This probing led me all the way back to a 1957 treasure, Selection of Risks,by Pearce Shepherd and Andrew Webster. As surely the old world meets the new, you can secure your own copy on Ebay. The early principle of appropriate risk classification lives today in ASOP No. 12 and reminds us of the danger of testing actuarial principles.
Risk classification has been a fundamental part of actuarial practice since the beginning of the profession. The financial distress and inequity that can result from ignoring the impact of differences in risk characteristics [were] dramatically illustrated by the failure of the nineteenth century assessment societies, where life insurance was provided at rates that disregarded age. Failure to adhere to actuarial principles regarding risk classification for voluntary coverages can result in underutilization of the financial or personal security system by, and thus lack of coverage for, lower risk individuals, and can result in coverage at insufficient rates for higher risk individuals, which threatens the viability of the entire system.
Actuaries have always been the trusted experts to measure and manage risk, and that will continue to be true. It is the hallmark of what we do. As competition from other Science, Technology, Engineering, and Math (STEM) professions grow, the need to highlight actuaries’ unique skills set and professionalism will become more acute. Our opportunities will grow as we adapt to new technology, refine our business acumen, and enhance our ability to communicate results. We should dream big as our roles expand.
Yes I am a pirate, Two hundred years too late
The cannons don’t thunder, There’s nothing to plunder
I’m an over-forty victim of fate
Arriving too late, Arriving too late
– Jimmy Buffett, A Pirate Looks at Forty
Many of us are familiar with the book “Who Moved My Cheese?”. Our cheese is being moved, but it’s not disappearing. The scene that remains with me is when Hem didn’t want to leave a comfortable environment. “It’s dangerous out there,” he said. “No it isn’t,” his colleague Haw argued. “We’ve run through many parts of the Maze before, and we can do it again.” Dejected, Hem’s reply was “I’m getting too old for that. And I’m afraid I’m not interested in getting lost and making a fool of myself.”
Our opportunities may be different in appearance and substance, and they may be more challenging to find. We may have to look harder, or more likely look through a different lens. The world is changing and the work we do is consequently changing. Necessary change may be uncomfortable and require a risk of looking foolish. As a consultant with varied assignments, I like to live in two worlds. I often say I maintain a balanced mix of business – work I have repeated so much I can practically do while I’m sleeping and cutting-edge pioneering work that continually pushes the boundaries of innovation. The former provides stabilizing confidence while my professional growth has always occurred with the latter.
“Predictive analytics” is clearly the current innovative focus for actuaries across practice disciplines. It is much more than a buzz word. Predictive analytics has been strategically Incorporated into basis actuarial education. Actuaries have begun using these techniques to transform big data into useful information to predict patterns.
An initial step of understanding the difference between predictive analytics and traditional inferential statistics is that predictive analytics is not concerned with the “why” behind correlation of inputs and outcomes. This lack of understanding causation may naturally trouble actuaries, who are accustomed to a reasoned understanding of relationships. In fact, ASOP No. 12 showcases our ability to reason, even without supporting data: “Sometimes it is appropriate for the actuary to make inferences without specific demonstration.”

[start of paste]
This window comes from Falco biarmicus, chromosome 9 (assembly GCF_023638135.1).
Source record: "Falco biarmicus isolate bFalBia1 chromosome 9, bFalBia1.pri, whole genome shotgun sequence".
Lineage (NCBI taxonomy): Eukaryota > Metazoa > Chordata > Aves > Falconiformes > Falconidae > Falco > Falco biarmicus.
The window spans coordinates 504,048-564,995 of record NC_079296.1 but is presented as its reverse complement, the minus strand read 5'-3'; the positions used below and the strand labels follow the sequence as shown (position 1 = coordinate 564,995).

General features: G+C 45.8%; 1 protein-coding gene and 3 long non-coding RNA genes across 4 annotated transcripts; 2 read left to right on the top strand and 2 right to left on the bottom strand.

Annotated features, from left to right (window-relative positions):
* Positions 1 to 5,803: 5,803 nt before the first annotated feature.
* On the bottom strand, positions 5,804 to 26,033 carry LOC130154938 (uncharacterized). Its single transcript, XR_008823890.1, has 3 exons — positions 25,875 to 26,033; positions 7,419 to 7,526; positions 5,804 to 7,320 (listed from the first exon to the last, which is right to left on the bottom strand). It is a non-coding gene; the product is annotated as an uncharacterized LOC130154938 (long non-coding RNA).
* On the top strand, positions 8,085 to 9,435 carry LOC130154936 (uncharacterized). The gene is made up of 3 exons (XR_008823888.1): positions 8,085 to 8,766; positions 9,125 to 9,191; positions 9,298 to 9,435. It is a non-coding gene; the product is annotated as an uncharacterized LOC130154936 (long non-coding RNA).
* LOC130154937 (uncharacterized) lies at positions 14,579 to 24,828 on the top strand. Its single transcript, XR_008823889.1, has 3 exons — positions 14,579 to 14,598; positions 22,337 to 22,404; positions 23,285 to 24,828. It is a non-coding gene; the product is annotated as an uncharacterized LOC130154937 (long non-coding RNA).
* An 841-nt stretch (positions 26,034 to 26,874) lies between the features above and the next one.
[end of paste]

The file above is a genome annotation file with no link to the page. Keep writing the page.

The new role of the actuary will not be to shelve prior techniques and adopt a predictive analytics mindset. Rather, it will be to lead the integration of predictive analytics with traditional methods to produce the best financial outcomes. Predictive analytics can lead to a better understanding of risk than traditional methods and foster consideration of new risk variables to consider while using traditional methods.
Actuaries working in predictive analytics and data science will add value that is not intrinsic in the training of other professionals. Through the examination process and career experience, actuaries are highly skilled in business knowledge, professional judgment and an understanding of the regulatory environment. Actuaries don’t blindly trust data; we exercise professional judgment and assure reasonableness. Actuarial standards do not require a direct causal relationship to be established, but public policy is often preferential to a commonly understood correlation. For example, financial credit scores may be correlated with mortality rates, but some jurisdictions may disallow usage of such determination as an underwriting factor. Through the nature of our work, actuaries are more familiar with the regulatory nature of insurance that other analytical professionals.
As data expands exponentially, our responsibility of managing data quality will only grow. ASOP No. 23 provides guidance on the selection, review, and use of data, but also appropriate steps to take when relying on data from others. Data reliance will become expanded as the pendulum swings more toward interpretation of data from compiling results. Robert Falzon, the vice chairman of Prudential Financial, explains the underwriting transformation from a time-consuming and resource-intensive process to needing “data scientists and actuaries that can do the modeling for me to create the artificial intelligence that can get [the process] down to the seven questions I really need to ask”. This transformation is one that will impact all actuaries, regardless of age or specific job function.